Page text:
Michigan county jail marks 50th anniversary

High-profile inmates OCJ has housed include a serial killer, "suicide doctor" Jack Kevorkian, a school mass killer and his parents


By Aileen Wingblad
The Oakland Press

STERLING HEIGHTS, Mich. — It's the "Big 5-0" for OCJ.

This Wednesday, Aug. 3, marks the 50th anniversary of operations at the Oakland County Jail.

Measuring approximately 270,500 square feet, the jail spans 12.7 acres at the county's government complex in Pontiac. Construction got underway in December 1969, with the cost for the new facility estimated at $9 million. Once completed, it replaced the Wayne Street Jail, which opened in 1922 near the corner of Wayne and Huron streets in downtown Pontiac. That facility was built for $382,678 to house 88 inmates but soon expanded to handle 259 inmates, according to the Oakland County Sheriff's Office.

Fast forward to December 1986, when ground was broken for OCJ's South Annex. Dedicated in 1989, the annex added 244 cells and 488 beds.

The Oakland County Jail currently houses approximately 1,000 inmates and has a capacity of 1,664 inmates, the sheriff's office said.

"We have seen a tremendous amount of people cycle through these doors from celebrities to murderers," Oakland County Sheriff Michael Bouchard stated in a news release. "Our team has done an amazing job from day one until today. They have faced down whatever challenges have been thrown their way. From direct physical attacks to a variety of medical conditions including Covid. Today, we celebrate not just 50 years of a building being in service but 50 years of great correctional teamwork."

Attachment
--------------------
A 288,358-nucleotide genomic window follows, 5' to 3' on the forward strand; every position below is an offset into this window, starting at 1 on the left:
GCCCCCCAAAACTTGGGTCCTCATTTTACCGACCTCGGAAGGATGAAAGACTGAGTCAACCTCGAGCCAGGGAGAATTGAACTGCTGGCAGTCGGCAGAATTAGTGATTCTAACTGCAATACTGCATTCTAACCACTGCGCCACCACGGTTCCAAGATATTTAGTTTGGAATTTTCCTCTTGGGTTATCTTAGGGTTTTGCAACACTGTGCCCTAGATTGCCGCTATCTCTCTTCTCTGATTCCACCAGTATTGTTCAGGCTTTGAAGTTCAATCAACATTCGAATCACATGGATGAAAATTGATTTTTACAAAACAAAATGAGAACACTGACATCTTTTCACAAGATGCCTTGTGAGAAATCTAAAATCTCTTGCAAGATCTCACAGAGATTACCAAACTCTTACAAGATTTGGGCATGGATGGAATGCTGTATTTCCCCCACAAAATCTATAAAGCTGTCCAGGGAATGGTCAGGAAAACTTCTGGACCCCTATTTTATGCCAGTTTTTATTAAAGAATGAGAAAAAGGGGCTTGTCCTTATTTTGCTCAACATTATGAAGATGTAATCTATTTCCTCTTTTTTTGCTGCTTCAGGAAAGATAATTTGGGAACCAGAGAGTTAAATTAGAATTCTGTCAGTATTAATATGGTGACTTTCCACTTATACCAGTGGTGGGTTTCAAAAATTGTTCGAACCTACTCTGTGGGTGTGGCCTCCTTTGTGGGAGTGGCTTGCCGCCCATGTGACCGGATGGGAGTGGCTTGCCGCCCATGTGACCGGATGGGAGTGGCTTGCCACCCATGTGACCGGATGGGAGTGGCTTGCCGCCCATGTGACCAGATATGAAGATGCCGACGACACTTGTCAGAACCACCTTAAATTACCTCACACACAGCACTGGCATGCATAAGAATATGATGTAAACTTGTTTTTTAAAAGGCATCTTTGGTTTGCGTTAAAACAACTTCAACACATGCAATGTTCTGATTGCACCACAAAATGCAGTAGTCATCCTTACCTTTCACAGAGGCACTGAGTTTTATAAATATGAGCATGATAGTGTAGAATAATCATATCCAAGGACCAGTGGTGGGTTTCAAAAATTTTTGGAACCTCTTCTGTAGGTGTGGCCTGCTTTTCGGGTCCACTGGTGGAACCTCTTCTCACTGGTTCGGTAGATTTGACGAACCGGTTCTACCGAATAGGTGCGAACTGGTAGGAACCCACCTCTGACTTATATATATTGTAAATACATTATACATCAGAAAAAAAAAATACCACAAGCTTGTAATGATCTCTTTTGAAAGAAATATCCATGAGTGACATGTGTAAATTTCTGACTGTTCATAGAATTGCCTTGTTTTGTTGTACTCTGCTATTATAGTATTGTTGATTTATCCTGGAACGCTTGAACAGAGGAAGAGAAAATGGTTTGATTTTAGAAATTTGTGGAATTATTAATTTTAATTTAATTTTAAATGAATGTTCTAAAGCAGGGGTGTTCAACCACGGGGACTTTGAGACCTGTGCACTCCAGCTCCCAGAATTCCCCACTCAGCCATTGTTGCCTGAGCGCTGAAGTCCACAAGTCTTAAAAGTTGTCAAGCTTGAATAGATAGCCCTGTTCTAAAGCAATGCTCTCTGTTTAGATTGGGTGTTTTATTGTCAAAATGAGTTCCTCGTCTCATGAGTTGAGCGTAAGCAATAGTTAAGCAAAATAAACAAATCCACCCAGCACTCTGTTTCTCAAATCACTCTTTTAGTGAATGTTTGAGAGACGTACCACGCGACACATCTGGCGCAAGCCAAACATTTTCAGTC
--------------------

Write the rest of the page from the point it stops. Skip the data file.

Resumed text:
Some of the high-profile inmates OCJ has housed include serial killer Leslie Allen Williams and "suicide doctor" Jack Kevorkian. Current inmates of note include suspected Oxford High School shooter Ethan Crumbley, charged with four counts of first-degree homicide and several other crimes, and his parents, James and Jennifer Crumbley, who are charged with four counts of involuntary manslaughter in connection with the Nov. 30, 2021 mass murder.

Bouchard said since he became sheriff, his office has been working with criminal justice partners, including the judiciary, to reduce OCJ's population.

"The focus on who actually needs to be behind bars has allowed us to reduce our average daily population from over 2,200 inmates to typically around 1,400 pre-Covid," he said. "To boil it down into plain terms, my philosophy is those that we are afraid of need to be behind bars and those that society is mad at we need to find alternative punishment that still allows them to work and change their path in life."

The corrections budget for fiscal 2022 is close to $52 million — about 30 percent of the entire budget for the sheriff's office.

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(c)2022 The Oakland Press, Sterling Heights, Mich.

McClatchy-Tribune News Service

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